Cookie Book Update.  This Creme de Menthe Pattie has got to be one of my favorites so far.  A chocolate cookie is topped with a very simple to make peppermint patty and finished with a chocolate glaze that sets firmly so it doesn’t melt in your hands.  Can’t wait to share.Cream de Menthe Patties
















Pastry has not only been my profession, but my passion. If there is anything in particular you would like to see or any questions about baking or pastry, please let me know. Be sure to subscribe so you don't miss a post!
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11 thoughts on “Rhubarb Cream Tart with Strawberry Sauce

  1. Ann Rippel

    Thank you for this recipe. My husband loves Rhubarb. I am tired of the same old pie, etc. Now I have something really fun and different to make.
    I have never had a taste for Rhubarb we use to eat it in the swampy areas in Western Massachusetts when I was a kid. It grew wild we walk along and grab a piece for a snack.
    Thank you for all you do and your generosity in these recipes.

    1. hfletcher Post author

      Dear Ann – whle I can’t imagine eating rhubarb raw, I love it in desserts. I’m not sure why it is not more widely used or with a bit more imagination. However, I think you will find this a change and trust you will enjoy it.

  2. Louise

    Dear Helen, just to clarify: I am unable to get my hands on fresh OR frozen rhubarb, and so am trying this with frozen mixed red fruit (berries). You indicate that the frozen (rhubarb) need not be thawed. Can I process the frozen fruit and incorporate the sugar, gelatine, and cream as your recipe indicates? Any adjustments I need to make, in your estimation?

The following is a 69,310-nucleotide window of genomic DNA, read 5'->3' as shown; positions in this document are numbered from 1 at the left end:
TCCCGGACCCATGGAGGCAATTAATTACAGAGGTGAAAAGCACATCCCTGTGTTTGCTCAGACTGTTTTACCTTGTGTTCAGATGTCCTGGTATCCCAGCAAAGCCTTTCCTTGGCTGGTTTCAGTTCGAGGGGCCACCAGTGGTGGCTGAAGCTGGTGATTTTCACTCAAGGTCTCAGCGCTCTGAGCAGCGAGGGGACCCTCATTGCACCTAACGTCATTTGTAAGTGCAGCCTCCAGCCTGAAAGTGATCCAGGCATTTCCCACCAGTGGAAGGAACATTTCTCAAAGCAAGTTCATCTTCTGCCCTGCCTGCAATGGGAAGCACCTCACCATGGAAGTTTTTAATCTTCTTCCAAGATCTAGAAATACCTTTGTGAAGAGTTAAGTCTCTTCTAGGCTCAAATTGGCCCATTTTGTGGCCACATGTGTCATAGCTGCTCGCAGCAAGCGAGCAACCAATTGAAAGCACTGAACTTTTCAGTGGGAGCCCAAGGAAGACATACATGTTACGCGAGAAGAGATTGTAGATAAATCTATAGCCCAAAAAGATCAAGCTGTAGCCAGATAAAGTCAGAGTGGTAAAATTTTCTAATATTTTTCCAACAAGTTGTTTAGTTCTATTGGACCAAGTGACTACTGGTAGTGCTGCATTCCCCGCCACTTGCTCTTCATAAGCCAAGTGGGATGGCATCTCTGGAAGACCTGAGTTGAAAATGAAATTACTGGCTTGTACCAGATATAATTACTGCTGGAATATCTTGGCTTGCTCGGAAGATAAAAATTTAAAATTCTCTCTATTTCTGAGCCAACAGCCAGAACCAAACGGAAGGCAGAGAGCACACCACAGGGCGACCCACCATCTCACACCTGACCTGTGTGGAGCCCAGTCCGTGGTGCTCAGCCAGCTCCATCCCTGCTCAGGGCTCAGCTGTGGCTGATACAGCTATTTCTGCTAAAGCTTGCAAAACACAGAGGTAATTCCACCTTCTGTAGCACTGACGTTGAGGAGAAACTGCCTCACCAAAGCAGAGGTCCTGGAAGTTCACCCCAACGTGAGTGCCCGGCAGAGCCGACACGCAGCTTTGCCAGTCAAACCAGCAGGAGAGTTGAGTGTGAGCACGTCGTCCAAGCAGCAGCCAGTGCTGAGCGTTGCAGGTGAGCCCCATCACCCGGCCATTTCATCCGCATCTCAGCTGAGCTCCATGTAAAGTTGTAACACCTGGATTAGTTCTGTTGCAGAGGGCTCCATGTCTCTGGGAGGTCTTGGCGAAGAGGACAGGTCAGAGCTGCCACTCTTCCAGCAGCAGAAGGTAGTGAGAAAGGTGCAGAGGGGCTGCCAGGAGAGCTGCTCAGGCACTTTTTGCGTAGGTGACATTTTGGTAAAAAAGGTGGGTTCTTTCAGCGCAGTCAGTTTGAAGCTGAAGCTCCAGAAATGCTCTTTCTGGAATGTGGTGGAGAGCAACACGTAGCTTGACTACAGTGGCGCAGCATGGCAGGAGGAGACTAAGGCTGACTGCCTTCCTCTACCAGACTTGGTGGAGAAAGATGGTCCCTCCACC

Looking forward to tasting this!

    Thanks for the advice,

  3. Louise

    Dear Helen, I am expecting old friends over for the weekend, and in this muggy weather, your rhubarb tart sounds just perfect. Thanks again for your terrific instructions and inspirational descriptions. Louise

      1. Louise

        Yikes! Power outages must be a nightmare for a serious patisserie like you! Hope you didn’t lose all the fruits of your labor.

        1. hfletcher Post author

          Most upset about the shrimp chilling for the next day that couldn’t be eaten. All the rest did well as I didn’t have a lot of regular food in it at the time.

  4. Lynette Pruett

    Oh, Helen, my mouth is watering! I also love the tartness of rhubarb, and really wanted to make a strawberry-rhubarb pie for the holiday weekend we just enjoyed, but decided instead to make a Fresh Strawberry Layer Cake, which was a big hit with our son’s family visiting from Texas. But that taste for rhubarb hasn’t been satisfied, so you know I’m thrilled to have another of your wonderful recipes to make.